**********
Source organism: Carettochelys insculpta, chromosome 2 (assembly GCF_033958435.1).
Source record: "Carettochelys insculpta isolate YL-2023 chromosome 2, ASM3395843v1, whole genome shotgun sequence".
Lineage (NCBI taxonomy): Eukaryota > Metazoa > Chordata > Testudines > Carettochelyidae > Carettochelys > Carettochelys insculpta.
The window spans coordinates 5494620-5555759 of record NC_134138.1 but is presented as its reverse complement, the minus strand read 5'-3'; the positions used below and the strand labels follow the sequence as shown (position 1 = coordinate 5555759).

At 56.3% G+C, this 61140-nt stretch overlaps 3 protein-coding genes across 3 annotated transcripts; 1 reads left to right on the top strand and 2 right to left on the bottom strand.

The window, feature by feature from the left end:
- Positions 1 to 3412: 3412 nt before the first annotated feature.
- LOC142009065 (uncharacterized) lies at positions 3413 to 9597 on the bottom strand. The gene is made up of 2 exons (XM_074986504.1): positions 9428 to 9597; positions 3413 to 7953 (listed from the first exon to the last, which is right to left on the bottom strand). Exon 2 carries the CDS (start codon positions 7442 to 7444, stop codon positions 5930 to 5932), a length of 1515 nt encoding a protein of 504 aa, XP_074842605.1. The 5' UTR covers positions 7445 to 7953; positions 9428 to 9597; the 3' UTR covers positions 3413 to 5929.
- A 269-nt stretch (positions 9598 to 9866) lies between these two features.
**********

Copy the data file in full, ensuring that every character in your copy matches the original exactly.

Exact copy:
Source organism: Carettochelys insculpta, chromosome 2 (assembly GCF_033958435.1).
Source record: "Carettochelys insculpta isolate YL-2023 chromosome 2, ASM3395843v1, whole genome shotgun sequence".
Lineage (NCBI taxonomy): Eukaryota > Metazoa > Chordata > Testudines > Carettochelyidae > Carettochelys > Carettochelys insculpta.
The window spans coordinates 5494620-5555759 of record NC_134138.1 but is presented as its reverse complement, the minus strand read 5'-3'; the positions used below and the strand labels follow the sequence as shown (position 1 = coordinate 5555759).

At 56.3% G+C, this 61140-nt stretch overlaps 3 protein-coding genes across 3 annotated transcripts; 1 reads left to right on the top strand and 2 right to left on the bottom strand.

The window, feature by feature from the left end:
- Positions 1 to 3412: 3412 nt before the first annotated feature.
- LOC142009065 (uncharacterized) lies at positions 3413 to 9597 on the bottom strand. The gene is made up of 2 exons (XM_074986504.1): positions 9428 to 9597; positions 3413 to 7953 (listed from the first exon to the last, which is right to left on the bottom strand). Exon 2 carries the CDS (start codon positions 7442 to 7444, stop codon positions 5930 to 5932), a length of 1515 nt encoding a protein of 504 aa, XP_074842605.1. The 5' UTR covers positions 7445 to 7953; positions 9428 to 9597; the 3' UTR covers positions 3413 to 5929.
- A 269-nt stretch (positions 9598 to 9866) lies between these two features.